House conservative: Tax overhaul must happen by Thanksgiving

WASHINGTON (Reuters) - Republican lawmakers must deliver tax legislation to President Donald Trump’s desk before December or lose their chance to enact bold reforms capable of driving the U.S. economy, a leading Republican conservative said on Wednesday.

Rep. Mark Meadows (R-NC), House Freedom Caucus Chairman, speaks to reporters on Capitol Hill in Washington, U.S., May 23, 2017. REUTERS/Joshua Roberts

Representative Mark Meadows, chairman of the House Freedom Caucus, told conservative activists that the prospects for significant tax reform would diminish as lawmakers approach the start of the 2018 congressional election campaign in January.

He said lawmakers needed to introduce tax legislation in September, pass the measure through the House of Representatives and Senate and send it to Trump’s desk by the Nov. 23 U.S. Thanksgiving holiday.

“If it doesn’t get there by Thanksgiving, guys, it isn’t going to happen,” Meadows said.

The White House has said it expects the House to vote on a tax bill in October and the Senate in November. Trump’s fellow Republicans control both chambers,

Analysts say the schedule could be too optimistic, because Congress is due to spend much of September and possibly October on spending bills to keep the government open and a debt ceiling increase to avoid default on sovereign U.S. debt.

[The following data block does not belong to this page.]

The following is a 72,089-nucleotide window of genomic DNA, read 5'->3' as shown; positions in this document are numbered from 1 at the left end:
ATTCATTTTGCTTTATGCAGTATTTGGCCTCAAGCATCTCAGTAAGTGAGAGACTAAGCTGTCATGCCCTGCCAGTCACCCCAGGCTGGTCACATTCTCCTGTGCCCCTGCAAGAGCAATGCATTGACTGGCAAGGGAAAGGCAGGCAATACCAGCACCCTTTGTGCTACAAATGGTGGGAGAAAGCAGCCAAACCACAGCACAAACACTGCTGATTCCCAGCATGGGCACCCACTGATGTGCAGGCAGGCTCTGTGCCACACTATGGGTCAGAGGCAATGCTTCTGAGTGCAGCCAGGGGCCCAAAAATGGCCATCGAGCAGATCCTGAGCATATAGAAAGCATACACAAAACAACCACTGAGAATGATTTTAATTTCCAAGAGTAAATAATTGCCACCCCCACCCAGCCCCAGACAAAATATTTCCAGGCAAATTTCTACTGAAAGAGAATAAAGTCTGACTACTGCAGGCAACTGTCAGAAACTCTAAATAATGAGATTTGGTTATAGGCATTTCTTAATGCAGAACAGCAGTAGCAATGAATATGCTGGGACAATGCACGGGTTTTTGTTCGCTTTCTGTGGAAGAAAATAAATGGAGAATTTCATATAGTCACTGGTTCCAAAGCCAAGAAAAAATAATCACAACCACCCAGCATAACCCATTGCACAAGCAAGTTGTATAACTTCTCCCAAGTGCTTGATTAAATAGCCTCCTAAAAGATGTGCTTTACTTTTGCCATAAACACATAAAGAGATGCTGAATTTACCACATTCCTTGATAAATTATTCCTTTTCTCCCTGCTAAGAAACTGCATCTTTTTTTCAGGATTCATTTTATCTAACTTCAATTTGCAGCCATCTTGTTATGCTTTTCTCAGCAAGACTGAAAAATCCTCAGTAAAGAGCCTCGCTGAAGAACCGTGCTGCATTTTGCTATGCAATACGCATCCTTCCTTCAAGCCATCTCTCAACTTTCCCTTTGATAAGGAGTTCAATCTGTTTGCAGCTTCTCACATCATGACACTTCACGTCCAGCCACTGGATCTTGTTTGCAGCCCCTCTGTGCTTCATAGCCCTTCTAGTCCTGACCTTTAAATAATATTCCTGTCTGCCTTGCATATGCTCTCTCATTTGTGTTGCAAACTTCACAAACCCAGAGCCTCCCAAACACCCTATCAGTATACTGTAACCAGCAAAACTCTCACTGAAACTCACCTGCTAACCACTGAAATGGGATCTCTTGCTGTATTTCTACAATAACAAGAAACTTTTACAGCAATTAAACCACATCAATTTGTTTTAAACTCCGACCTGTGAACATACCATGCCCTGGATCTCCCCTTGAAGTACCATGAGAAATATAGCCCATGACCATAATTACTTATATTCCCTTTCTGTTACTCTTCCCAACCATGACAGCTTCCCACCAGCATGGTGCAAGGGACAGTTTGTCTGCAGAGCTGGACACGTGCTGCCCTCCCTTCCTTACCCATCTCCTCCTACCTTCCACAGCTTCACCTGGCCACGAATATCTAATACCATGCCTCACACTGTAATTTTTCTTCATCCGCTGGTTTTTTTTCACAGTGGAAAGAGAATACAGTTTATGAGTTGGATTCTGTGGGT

Lawmakers could be more likely to approve tax legislation in early 2018, the analysts say. But Meadows rejected that possibility. “The minute we go past January, everybody starts saying: ‘We can’t do anything too bold,’” he said.

Republicans plan to move tax legislation forward through a procedure known as reconciliation, which would allow the Senate to pass a bill with a simple majority. Republicans control the chamber by a 52-48 margin and would otherwise need 60 votes.

The failure of Senate Republicans to find a simple majority for healthcare legislation last week has led to calls for bipartisan tax reform.

White House budget director Mick Mulvaney shot down that idea earlier on Wednesday.

“A tax bill looks a lot weaker, a lot less likely to get us to 3 percent economic growth, if we’ve got eight, 10, 12, 14 Democrats on it,” he told Fox News.

Senate Republican leader Mitch McConnell rejected a Democratic overture for broad bipartisanship on Tuesday. On Wednesday, he still hoped some Democrats would back Republican tax legislation.

“There is a great deal of bipartisan consensus about what ails our tax code, and my hope is that our friends on the other side of the aisle will join with us in a serious way,” McConnell said on the Senate floor.

Editing by Kevin Drawbaugh and Peter Cooney